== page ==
Watch your back, art world. There’s a dark force quietly building on the margins, slowly growing strong on a diet of affordable print editions and Tumblr posts. Yes, it’s Jen Bekman’s Zombie Army, and they’re here to
EAT YOUR BRAINS sell you art!
The success of Jen Bekman’s 20×200 has created a slavish following of copiers, both of the woman and the website. We find the latest incarnation in an article in Maclean’s, which chronicles a Canadian version of Bekman’s 20×200. Just in case you haven’t noticed, Bekman also made Forbes’ list of top female entrepreneurs.
Websites like EyeBuyArt, Art We Love and Vancouver artist Indigo’s Cargoh.com all riding on the inroads that Jen Bekman has made into the business of distributing good art for cheap. Accessible to the every day buyer intimidated by larger purchases, these large print editions are gateway drugs into the world of art collecting. And Bekman has done a great job of it with slickly produced editions and a confident, reassuring brand.
But then Jen’s zombie army starts to get a little creepy, with more operations daily jumping into the print pool. In part, it’s because of the success of her business model and its elegant, populist simplicity. But it’s also about Jen Bekman herself, and the forthright, crusading figure she has cut across the worlds of art, tech and business.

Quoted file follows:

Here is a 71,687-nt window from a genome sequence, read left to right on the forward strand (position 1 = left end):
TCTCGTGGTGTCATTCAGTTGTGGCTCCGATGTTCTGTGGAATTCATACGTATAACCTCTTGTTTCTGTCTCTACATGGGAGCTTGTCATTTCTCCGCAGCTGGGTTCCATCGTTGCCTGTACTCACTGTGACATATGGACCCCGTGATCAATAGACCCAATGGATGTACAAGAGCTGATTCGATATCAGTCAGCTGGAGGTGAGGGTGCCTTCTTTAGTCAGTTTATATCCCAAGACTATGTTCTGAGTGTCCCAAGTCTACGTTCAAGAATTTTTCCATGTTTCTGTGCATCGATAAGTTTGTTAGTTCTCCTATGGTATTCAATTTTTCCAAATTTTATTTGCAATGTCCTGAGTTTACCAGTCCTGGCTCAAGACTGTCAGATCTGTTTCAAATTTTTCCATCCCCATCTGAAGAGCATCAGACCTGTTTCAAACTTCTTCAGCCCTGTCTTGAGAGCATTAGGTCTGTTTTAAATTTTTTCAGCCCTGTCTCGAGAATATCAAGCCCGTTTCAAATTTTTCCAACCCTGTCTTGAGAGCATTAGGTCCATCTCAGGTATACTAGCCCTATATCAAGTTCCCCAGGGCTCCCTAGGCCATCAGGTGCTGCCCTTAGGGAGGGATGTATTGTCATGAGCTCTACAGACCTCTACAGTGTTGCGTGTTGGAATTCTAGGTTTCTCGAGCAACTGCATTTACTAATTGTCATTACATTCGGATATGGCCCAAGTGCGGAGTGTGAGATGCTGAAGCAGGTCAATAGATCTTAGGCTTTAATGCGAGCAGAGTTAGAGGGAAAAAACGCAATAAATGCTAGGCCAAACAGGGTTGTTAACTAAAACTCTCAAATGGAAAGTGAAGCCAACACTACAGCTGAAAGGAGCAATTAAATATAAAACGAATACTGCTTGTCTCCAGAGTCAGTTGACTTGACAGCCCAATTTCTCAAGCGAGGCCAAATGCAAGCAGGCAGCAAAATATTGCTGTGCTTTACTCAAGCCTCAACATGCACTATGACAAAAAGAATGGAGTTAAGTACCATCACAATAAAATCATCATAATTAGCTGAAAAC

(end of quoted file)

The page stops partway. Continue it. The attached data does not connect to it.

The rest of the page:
Bekman gets a lot of honors and awards for her savvy. It’s easy to tell when this happens because the 20×200 founder is also a tireless self-promoter, as are most successful art people, and the nomination immediately crops up on her Twitter, Tumblr or the 20×200 website. Her latest accolade is a place on Forbes’ list of “Ten Female Entrepreneurs and Mompreneurs to Watch,” which is impressive for any art world institution. This is contemporary art out in the real world, making real money, for real artists.
Jen Bekman is a rising star of a new, slightly more democratic art world, but her imitators are never far behind. 20×200 is all well and good, but do we really need to deal with a zombie army of followers? In art, we’re always looking for something new. Jen pulled it off. Now let’s start over again.
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